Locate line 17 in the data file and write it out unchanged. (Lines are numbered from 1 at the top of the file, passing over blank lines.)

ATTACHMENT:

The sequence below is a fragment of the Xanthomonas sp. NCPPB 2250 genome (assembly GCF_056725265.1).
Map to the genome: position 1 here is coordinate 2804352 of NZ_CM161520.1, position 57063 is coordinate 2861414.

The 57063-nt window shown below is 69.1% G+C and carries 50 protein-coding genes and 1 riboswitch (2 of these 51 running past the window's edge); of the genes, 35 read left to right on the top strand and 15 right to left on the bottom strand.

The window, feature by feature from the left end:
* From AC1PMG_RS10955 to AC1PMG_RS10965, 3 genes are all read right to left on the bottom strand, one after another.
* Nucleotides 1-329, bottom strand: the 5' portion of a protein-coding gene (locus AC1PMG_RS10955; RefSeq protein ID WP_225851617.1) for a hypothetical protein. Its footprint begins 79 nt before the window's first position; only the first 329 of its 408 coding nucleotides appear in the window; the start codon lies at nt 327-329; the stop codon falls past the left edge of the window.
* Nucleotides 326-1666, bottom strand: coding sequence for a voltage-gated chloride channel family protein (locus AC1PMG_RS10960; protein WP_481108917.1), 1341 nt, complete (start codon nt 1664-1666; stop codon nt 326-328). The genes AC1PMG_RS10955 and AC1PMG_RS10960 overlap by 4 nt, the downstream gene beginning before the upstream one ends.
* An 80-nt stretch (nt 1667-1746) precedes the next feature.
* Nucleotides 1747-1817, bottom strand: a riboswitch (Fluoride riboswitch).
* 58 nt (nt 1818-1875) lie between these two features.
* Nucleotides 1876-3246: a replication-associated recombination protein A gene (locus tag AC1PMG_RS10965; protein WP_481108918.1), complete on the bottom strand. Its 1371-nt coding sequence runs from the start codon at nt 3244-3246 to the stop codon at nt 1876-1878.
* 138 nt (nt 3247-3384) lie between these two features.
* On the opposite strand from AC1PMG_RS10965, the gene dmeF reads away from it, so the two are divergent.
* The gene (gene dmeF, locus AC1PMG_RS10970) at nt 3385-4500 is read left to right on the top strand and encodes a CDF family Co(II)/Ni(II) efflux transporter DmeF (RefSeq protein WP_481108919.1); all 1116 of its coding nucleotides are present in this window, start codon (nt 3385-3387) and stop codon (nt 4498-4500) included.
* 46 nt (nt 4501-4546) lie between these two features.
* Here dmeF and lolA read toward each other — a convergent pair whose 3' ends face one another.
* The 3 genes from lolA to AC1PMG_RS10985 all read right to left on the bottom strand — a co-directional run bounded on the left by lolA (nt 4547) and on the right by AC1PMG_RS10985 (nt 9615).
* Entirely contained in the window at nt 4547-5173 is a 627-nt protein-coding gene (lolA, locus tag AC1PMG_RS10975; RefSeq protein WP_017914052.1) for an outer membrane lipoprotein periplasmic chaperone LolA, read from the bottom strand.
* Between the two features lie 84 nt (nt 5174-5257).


* The 3 genes from lolA to AC1PMG_RS10985 all read right to left on the bottom strand — a co-directional run bounded on the left by lolA (nt 4547) and on the right by AC1PMG_RS10985 (nt 9615).